Which is how it came to be that I spent my Yom Ha’atzmaut evening doing therapy with Mona, a lovely woman from Bethlehem. Every week she braves the border between our two estranged towns to come here for our “sacred talk sessions”.
I will admit, as we sat down to our work there was a small and lamentable voice in me that wondered, “Why in G!d’s name am I here doing therapy with a woman from Bethlehem – tonight of all nights?! Shouldn’t I be out there teeming with the masses? And more than that, shouldn’t I be out there teaming up with MY team? You know, the Israel team. Not the Bethlehem team. Not the Universal Team. But My Team. On this of all nights!?”
I quickly put that nontherapeutic voice away. After all, I know and trust that everything happens for a reason. So I turned the dial to ‘Curiosity’ rather than ‘Regret’ and opened my heart to listen – to this woman – to the moment – to the way that G!d articulates Light in the most unexpected ways. I trusted that this was my Yom Ha’atzmaut for a reason.
And so Mona spoke, as clients are wont to do, about her week, her feelings, her pains. We zoned in on her squeakiest wheel. Her self-doubt. At work. In the face of criticism. Especially undeserved criticism.
She called the place where she worked a “big fat dysfunctional system”. The therapist in me knew to poke around for a link back to her family of origin. And, yes, there it was, blatant and begging for attention. That ancient pattern etched deep inside of her. A critical mother. A Loveless father. And her, the little girl, hurt, scared, unseen. Mona’s work space was the perfect storm, the precise replica, of all her deepest childhood pains.
Thankfully, there is often that point in a good session when THE SHIFT HITS THE FAN. When a shift happens and the healing rushes in. And this was a good session. Mona had entered her childhood pain — thoroughly and fearlessly. And felt it. Remarkably, through that feeling the shift slipped in and a reframe came shimmering through.
Suddenly, instead of experiencing her reality as that helpless chastised little girl, Mona started to see things through her adult eyes, through healed eyes. And with that shift she realized so magnificently, “Wait, I don’t have to be the victim here. I am a nurturer. I want to nurture the space where I work. I can create the functional system I am most yearning for. If I want a work environment full of positive feedback and praise, then I must be the one to offer that positivity & praise. It’s that easy.”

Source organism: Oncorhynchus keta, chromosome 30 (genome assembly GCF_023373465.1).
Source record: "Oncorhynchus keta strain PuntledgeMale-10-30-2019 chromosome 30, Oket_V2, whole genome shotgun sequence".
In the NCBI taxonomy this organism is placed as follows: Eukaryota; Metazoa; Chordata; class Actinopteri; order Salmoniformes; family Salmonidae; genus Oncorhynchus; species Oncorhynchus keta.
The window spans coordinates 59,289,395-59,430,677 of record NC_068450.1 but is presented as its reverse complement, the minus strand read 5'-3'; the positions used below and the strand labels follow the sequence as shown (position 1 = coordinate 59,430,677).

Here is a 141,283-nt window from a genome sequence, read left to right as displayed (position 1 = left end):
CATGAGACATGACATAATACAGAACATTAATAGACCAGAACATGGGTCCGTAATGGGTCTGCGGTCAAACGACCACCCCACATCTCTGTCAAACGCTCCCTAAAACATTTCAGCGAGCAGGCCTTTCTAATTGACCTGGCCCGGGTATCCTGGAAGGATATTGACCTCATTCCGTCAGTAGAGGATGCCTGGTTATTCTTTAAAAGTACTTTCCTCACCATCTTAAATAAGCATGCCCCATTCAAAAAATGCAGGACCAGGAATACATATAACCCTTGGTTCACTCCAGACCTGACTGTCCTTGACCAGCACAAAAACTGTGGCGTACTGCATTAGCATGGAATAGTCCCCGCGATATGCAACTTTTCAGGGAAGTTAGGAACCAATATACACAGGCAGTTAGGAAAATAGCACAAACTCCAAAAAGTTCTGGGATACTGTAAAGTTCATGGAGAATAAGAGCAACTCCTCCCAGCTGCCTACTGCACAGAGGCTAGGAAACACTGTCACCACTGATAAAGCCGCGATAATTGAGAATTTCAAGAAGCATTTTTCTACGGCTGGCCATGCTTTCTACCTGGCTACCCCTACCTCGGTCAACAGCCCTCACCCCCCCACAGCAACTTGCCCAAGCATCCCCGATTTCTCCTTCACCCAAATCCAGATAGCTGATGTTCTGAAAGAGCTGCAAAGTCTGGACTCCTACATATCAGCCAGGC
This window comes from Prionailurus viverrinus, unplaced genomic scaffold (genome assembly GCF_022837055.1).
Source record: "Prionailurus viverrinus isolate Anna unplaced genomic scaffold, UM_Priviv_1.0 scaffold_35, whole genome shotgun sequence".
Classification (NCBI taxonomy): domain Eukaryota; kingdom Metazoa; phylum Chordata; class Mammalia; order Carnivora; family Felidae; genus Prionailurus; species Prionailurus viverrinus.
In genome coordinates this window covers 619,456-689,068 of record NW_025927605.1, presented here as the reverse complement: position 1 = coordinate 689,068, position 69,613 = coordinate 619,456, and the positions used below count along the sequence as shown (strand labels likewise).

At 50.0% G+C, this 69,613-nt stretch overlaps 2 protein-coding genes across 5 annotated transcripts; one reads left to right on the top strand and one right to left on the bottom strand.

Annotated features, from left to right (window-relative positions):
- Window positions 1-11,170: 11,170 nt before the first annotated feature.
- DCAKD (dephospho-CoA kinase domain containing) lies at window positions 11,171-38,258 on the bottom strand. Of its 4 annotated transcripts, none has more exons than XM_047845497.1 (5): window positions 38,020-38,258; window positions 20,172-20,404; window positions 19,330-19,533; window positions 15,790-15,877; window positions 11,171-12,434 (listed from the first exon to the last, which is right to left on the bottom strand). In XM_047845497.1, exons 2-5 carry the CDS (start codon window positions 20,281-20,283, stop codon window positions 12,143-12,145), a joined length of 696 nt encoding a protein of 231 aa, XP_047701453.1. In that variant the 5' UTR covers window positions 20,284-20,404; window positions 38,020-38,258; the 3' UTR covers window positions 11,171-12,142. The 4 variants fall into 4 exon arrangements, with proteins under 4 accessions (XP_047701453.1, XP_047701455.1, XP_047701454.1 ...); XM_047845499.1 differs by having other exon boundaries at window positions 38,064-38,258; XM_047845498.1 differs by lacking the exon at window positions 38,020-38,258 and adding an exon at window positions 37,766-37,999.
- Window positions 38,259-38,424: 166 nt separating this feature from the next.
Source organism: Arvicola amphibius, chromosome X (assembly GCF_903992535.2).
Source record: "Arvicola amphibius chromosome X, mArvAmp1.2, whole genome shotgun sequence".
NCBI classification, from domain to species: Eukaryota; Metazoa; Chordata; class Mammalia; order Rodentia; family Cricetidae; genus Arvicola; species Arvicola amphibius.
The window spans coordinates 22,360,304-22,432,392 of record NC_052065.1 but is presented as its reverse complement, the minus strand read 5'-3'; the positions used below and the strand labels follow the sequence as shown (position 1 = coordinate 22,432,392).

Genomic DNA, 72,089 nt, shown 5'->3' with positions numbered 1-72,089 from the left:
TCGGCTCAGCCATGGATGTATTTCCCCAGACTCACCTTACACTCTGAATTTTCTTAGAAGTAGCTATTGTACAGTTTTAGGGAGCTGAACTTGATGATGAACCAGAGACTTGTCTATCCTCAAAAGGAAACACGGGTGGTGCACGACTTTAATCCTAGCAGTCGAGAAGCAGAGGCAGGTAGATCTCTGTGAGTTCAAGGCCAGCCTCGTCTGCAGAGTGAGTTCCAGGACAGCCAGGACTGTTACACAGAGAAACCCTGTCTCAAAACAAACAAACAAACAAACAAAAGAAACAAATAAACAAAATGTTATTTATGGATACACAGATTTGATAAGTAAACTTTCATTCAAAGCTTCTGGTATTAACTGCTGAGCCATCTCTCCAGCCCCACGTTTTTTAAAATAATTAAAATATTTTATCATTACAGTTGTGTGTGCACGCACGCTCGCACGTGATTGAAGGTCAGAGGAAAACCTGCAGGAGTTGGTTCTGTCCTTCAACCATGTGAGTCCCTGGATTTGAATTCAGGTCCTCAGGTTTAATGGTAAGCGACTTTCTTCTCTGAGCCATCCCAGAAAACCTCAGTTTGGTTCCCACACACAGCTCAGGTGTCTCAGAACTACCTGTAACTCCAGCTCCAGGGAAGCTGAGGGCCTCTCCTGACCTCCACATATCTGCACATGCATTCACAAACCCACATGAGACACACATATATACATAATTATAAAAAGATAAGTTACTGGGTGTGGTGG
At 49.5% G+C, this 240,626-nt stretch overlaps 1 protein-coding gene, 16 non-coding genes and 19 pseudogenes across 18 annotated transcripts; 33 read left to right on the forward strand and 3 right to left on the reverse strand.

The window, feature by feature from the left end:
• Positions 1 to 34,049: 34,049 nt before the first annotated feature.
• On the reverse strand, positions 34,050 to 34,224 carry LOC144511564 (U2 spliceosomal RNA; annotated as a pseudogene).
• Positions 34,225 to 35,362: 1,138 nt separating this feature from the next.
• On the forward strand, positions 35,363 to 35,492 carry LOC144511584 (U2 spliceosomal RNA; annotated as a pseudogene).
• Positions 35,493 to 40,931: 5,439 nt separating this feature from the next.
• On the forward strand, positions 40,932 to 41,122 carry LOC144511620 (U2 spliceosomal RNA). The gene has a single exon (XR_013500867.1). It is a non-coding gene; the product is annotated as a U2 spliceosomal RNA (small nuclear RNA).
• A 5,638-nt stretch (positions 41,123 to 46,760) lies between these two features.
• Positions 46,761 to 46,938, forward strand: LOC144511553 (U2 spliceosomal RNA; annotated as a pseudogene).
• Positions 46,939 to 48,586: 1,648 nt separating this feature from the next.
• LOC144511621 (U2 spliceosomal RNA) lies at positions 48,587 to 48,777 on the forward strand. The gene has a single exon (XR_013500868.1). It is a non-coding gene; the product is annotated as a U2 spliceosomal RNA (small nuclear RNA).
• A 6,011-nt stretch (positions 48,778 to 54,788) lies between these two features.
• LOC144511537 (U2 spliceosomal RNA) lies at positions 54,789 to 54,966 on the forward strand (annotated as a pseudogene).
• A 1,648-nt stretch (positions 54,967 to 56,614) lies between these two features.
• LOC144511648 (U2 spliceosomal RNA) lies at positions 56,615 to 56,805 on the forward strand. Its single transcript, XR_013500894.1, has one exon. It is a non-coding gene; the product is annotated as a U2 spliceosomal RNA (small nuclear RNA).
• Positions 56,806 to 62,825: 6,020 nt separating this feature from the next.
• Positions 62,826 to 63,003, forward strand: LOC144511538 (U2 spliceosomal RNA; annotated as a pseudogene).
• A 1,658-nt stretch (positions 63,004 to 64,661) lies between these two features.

Suddenly Mona was envisioning herself as the mother of this poor dysfunctional family of endearing characters at her work. As a mother, she sincerely wanted to see this family flourish and succeed. As a mother, instead of fearing their looming critiques she felt concern for them, not for herself. As a mother she was an active giver to the system, not just an unfortunate recipient of its ‘crazy’. She realized she didn’t just have a job, she had a vocation. And a vocation worth nurturing.
Yes, perhaps she had been unjustly criticized. But that wasn’t her focus now. Her focus was, “How can this family best flourish? And how can I be the one to make it happen?” – Mona left the session beaming and eager to greet the next day, no matter the critiques that might come her way.
As she left, back to her side of the tracks, my thoughts gently fell upon Israel, my Israel. This big fat dysfunctional system where we work & play. This place that is the perfect storm trigger of all of our childhood pains and national traumas.
How often I feel like the victim here. Daily even. I feel like the victim of Anti-Semitism, of terror, of wildly undeserved criticism. Daily I am exasperated and steeped in resentment.
And, admittedly, it is not without reason. Yes, it is true that Israel is being attacked relentlessly, unduly blamed. I have no doubt of that truth. But the real question for me – tonight at least – is not, “Is it true”….but rather, “Is it helpful?”
Is it helpful – for me – for you – for anyone – to steep in resentment-enriched victimized pain? Will that really help this country thrive? Or is there a better way to nurture our undeniably shared reality in this region?
After all, in Israel we are inextricably interwoven with our Arab neighbors. G!d made it this way for a reason. And I must trust that it is a good reason. We are not just independent, we are interdependent…whether we like it or not. Might as well find what there is to like about it. Might as well create something more likable.
So tonight I chose to love this big fat dysfunctional system for all its wonders, its quirks, its ills.
Tonight I chose to mother this estranged family of brothers, sisters and cousins that is the Middle East.
Tonight I will feed this patchwork mishpacha with praise and positivity.
Thank you, Mona from Bethlehem, for making my Yom Ha’atzmaut.
Thank you for your Interdependence.
I look forward to the day when Jews and Muslims will have cause to celebrate – together – beneath peaceful fireworks, on Israel’s sticky interweaving streets.